Mom and I woke up early at our hotel in modern Petra city. We wanted to see as much of the ancient, archaeological city of Petra as we could. We only had half a day to do so before heading to the desert campsite at Wadi Rum.
Petra during the day is a sharp contrast to Petra by night. We took the same path to the Treasury Building that we had walked the night before. Gone were the paper bag lanterns that had cast a warm glow on the boulders shaded by night. Instead, the sun spread its light on every rock crevice. The landscape had gone from midnight purple to dusty pink and sandy orange. My eyes, freed from the limits of night vision, could finally make out the sheer depth of the stone formations around me.
My mother was convinced that we should ride horses for at least some of the journey, partly to save energy but mostly for the novelty of it all. Little did we know that choosing which horses we would like to ride would spur a mini brawl amongst their owners, who seemed a little more than eager to win us over as customers.
Many people from the local Bedouin community work in the Petra archaeological city, selling rides on horses, donkeys, and camels; postcards, scarves, and jewelry; tours, and even a few minutes of music to be played on the rabab. Competition inevitably ensues between vendors to attract tourists, and sometimes it can be a bit overwhelming. In any case, we eventually got on our horses and my mother was as happy as she could be.
We arrived at the Treasury Building and it was buzzing with life. Thousands of tourists from all over the world come everyday to visit this site. It attracts so many people because it is one of the Seven Wonders of the World and truly a sight to behold. I heard Italian, Chinese, Spanish, and other languages I couldn’t discern all around me. There was plenty of English being spoken too, but in different accents: English, American, Indian… the list goes on.
We weaved among the crowds to get a few pictures in front of the monument, and decided that we wanted to spend more time in this area just taking it in. Mom and I ordered tea and Nescafe from the coffee stall nearby. We sipped our caffeinated drinks and pondered the sculptures that adorn the Treasury building. I later learned that the central female figure on the façade is probably a combination of the Egyptian goddess, Isis, and the Greek goddess of fortune, Tyche.*
We spent a few more hours strolling around and still there was so much to see by the time we left. I guess the rest will have to wait until next time I visit Petra!
We packed our car and drove a couple hours south. Soon enough we ended up at Wadi Rum, a desert area near the border of Saudi Arabia. The beauty of this place is so outlandish that the movie “The Martian,” which is supposed to be set in Mars, was filmed here.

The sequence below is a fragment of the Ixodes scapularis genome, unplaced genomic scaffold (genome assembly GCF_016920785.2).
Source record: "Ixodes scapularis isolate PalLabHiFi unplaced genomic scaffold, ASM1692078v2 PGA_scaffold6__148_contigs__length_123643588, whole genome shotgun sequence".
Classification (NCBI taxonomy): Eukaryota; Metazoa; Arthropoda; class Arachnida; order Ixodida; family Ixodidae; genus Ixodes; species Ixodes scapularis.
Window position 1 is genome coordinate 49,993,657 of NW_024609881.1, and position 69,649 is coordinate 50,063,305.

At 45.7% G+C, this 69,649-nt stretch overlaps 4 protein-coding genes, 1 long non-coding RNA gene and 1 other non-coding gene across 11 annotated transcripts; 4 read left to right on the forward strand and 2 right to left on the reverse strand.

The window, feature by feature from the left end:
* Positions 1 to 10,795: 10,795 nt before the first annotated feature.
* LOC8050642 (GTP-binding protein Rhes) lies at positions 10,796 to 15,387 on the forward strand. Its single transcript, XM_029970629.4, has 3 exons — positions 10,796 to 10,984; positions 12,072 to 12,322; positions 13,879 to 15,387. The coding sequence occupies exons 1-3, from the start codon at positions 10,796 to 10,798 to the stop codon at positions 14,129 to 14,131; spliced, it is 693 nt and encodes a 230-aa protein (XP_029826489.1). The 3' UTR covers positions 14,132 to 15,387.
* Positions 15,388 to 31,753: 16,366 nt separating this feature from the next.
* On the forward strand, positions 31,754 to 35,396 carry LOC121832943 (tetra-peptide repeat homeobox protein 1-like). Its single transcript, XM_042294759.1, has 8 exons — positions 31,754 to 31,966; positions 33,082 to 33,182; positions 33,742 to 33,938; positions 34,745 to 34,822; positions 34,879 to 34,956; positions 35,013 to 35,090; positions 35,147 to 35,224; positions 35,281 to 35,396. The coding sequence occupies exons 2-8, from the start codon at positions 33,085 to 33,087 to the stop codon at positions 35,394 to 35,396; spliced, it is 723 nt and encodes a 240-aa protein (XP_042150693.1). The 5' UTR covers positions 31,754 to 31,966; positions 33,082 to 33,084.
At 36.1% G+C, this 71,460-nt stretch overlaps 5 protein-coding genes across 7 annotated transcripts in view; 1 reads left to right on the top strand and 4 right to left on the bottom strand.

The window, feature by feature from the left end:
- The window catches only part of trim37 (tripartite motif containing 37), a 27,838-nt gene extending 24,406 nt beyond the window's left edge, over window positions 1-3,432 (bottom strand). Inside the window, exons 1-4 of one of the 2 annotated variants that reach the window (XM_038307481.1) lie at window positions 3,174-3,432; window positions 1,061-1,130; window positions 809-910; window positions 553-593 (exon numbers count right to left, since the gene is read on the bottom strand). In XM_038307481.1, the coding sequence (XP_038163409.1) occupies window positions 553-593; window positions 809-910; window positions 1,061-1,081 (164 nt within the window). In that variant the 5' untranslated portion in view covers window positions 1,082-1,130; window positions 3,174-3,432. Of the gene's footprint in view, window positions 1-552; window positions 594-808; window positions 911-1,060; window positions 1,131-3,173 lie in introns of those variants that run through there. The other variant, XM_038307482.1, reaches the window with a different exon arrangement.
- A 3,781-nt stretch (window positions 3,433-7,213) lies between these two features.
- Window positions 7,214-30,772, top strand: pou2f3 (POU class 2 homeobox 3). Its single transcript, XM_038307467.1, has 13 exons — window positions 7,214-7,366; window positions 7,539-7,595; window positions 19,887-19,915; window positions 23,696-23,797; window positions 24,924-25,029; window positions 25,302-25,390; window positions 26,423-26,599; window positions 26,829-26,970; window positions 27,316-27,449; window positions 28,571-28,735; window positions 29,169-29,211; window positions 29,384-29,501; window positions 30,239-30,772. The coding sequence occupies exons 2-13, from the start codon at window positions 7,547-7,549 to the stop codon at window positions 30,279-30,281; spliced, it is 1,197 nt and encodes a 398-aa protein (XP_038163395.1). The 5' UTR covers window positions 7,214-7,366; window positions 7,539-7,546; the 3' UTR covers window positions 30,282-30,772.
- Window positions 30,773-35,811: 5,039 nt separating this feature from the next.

To enter the desert reserve from the highway, you need to park your car and get in a four-wheel truck. This transition of vehicles only elevates the sense that you’re entering a different world. Mom and I sat in the back of the pick-up with the wind in our faces. The wheels whirred up sand and we entered the depths of the desert.
Sand the color of burnt sienna surrounds us for miles; huge formations of rock stretch from the ground to the blue sky, which turns to pink, purple, and eventually black as the day passes into night.
We spend our time in the desert relaxing at the campground, sipping sage tea by the fire. For sunset I climb to the top of a nearby dune and watch the light change before me. My mind feels quiet for the first time in days.
Night sets in. There is a large traditional feast, with the meat and vegetables cooked in an underground oven. This is followed by music by the campfire. My favorite part of the evening is sitting amongst the stars. In the desert there is no light pollution like there is in the city. The celestial bodies of the sky burn bright in their unclouded brilliance. It’s as if someone scattered handfuls of glitter on a piece of black paper. They feel so close I could touch them. My mother grabs my hand and I can tell she’s thinking the same thoughts.
The next morning we enjoy our last few moments in the desert relaxing over breakfast and more tea. And then we set off for our last destination on the road trip: Aqaba.
We drive west from the mainland to the coast. It only takes an hour to get to Aqaba. The city’s namesake is the Gulf of Aqaba, which feeds into the Red Sea. For a minute I feel as though I am in a different country. It’s not so unlikely: when standing at the port of Aqaba, you are merely a few kilometers away from Egypt, Israel, and Saudi Arabia.
Aqaba is the only coastal city of Amman, and you can feel it in the air and landscape. It is strange to see a sandy beach in this country I have come to associate with beige valleys, mountains of rock, and occasional hills of green.
We pass the day with simple pleasures: a boat ride along the water, lunch at a street side café, a stroll along the boulevard. We soak up the last of the sun’s rays and then we are back in the car, making the long trip back to Amman.
* Thanks Khan Academy for educating me about all the cool historical artifacts out there! The citation regarding the statues in Petra comes from the following site: https://www.khanacademy.org/humanities/ancient-art-civilizations/nabataean/a/petra-rock-cut-facades